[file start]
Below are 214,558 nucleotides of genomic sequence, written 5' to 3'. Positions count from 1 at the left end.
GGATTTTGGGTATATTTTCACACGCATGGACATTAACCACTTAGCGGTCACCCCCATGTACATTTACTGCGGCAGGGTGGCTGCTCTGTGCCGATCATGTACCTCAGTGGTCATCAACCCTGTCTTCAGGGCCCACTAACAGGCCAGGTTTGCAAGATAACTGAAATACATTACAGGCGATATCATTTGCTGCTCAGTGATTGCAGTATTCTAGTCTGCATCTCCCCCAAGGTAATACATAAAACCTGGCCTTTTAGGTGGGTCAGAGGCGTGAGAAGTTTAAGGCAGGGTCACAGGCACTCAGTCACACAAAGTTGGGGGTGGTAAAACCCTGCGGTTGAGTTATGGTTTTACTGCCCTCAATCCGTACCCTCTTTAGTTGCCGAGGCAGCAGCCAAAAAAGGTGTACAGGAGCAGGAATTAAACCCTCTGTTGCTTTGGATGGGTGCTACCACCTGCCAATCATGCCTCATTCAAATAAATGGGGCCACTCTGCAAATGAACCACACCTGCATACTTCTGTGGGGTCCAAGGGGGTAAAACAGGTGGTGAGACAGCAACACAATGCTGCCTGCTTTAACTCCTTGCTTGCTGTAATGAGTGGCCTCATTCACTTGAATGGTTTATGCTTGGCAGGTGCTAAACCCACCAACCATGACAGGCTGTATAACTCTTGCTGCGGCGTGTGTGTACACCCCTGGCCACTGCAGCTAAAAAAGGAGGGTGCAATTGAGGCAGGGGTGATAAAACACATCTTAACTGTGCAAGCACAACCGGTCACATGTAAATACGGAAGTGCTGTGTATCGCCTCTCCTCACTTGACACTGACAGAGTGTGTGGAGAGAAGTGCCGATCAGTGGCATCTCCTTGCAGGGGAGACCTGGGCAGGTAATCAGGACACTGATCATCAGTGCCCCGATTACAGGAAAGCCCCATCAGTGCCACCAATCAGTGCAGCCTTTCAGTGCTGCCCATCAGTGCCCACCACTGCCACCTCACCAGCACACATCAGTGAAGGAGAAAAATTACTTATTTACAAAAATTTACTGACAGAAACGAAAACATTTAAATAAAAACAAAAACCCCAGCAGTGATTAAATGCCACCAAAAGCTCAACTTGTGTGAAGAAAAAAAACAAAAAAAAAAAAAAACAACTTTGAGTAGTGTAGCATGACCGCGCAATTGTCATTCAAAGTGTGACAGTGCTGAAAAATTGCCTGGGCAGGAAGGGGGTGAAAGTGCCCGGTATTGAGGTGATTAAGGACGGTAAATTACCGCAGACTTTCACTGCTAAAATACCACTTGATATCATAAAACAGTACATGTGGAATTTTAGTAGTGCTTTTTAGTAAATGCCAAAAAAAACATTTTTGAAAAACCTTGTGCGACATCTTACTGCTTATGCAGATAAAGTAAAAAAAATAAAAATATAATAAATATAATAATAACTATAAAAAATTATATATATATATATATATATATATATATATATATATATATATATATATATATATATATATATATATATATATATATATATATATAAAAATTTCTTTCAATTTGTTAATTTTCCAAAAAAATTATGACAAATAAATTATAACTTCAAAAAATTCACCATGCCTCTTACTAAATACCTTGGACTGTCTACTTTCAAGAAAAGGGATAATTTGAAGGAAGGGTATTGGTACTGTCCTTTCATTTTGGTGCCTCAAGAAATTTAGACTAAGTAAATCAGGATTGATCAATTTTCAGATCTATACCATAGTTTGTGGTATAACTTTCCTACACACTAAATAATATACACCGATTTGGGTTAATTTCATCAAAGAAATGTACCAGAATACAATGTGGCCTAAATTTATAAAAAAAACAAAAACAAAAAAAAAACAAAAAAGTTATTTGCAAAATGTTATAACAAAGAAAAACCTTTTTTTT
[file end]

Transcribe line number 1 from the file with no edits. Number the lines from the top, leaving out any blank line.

Below are 214,558 nucleotides of genomic sequence, written 5' to 3'. Positions count from 1 at the left end.